American theologian J. Gresham Machen (1881–1937) made this point when he wrote a refutation of Hugo Gressmann’s theory, which was largely based on attempts to show similarities between the account of Plutarch on Osiris and Isis and Luke 2:1-20 (source).

Similarly, he refuted Conrady’s link to the second-century gnostic Protoevangelium of James and Reitzenstein’s attempt to use a sixth-century fragment to justify his theory.

Did Isis Become the Virgin Mary and Horus Jesus?

No, the pagan comparisons to the virgin birth are highly absurd as the earliest versions of the myth describe the very physical nature of Horus’s conception (source).

Meanwhile, the statement that images of Isis nursing Horus the Child influenced similar Catholic images purportedly of the Virgin and baby Jesus are technically true but misleading.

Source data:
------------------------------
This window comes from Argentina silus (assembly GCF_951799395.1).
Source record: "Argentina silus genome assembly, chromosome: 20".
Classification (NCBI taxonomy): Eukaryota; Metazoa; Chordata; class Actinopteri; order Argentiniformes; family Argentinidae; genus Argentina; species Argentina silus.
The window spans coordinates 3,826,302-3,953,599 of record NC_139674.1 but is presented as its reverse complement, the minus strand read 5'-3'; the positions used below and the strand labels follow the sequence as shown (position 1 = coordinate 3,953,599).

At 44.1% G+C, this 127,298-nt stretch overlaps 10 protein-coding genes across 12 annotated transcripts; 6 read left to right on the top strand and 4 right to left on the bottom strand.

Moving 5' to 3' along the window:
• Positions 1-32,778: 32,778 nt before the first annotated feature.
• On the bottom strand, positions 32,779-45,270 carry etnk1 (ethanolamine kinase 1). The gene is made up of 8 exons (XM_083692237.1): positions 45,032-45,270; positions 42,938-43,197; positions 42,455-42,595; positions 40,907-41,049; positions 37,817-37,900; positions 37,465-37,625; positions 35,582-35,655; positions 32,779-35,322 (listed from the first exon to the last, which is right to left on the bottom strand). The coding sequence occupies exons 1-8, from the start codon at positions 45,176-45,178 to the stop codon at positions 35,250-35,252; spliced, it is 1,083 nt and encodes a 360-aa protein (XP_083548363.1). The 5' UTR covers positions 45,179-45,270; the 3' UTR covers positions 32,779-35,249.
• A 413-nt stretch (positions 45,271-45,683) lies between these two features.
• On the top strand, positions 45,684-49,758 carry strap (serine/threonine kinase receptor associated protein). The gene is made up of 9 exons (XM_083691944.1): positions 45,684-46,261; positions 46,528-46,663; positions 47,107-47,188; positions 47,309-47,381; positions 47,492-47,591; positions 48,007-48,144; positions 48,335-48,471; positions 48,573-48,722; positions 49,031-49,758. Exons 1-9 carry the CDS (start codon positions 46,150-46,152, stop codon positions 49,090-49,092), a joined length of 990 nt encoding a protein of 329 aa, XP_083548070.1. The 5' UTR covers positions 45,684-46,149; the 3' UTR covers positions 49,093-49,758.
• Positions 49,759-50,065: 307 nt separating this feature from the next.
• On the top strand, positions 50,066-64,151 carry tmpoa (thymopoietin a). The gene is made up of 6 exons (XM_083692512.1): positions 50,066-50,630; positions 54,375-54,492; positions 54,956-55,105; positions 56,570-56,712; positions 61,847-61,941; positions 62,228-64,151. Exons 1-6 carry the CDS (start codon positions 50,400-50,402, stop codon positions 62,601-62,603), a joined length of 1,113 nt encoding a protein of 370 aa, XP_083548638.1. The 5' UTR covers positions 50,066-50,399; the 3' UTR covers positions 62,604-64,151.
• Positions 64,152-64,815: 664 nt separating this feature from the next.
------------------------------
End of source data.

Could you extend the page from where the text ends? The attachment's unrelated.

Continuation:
The appearance of such images was rather late, emerging mainly after the Byzantine Emperor Justinian (AD 527–565) closed the Temple of Isis at Philae. Thus, the adoption of such pagan imagery resulted mainly from the efforts of late Roman or Byzantine emperors at mass conversions.

Subsequently, pagan images supposedly representing Mary nursing the baby Jesus found their way into Coptic and Palestinian iconography (source).

The “Resurrection” of Osiris

Additionally, biblical skeptics have attempted to equate the death, dismemberment, and resuscitation of Osiris with the resurrection of Jesus Christ. Yet, such a comparison attempts to read biblical terminology back into the ancient sources (source).

Also, the stories tell us that, when revived, Osiris remained in mummified form and a state of semi-consciousness, unlike the glorified body of Christ (source).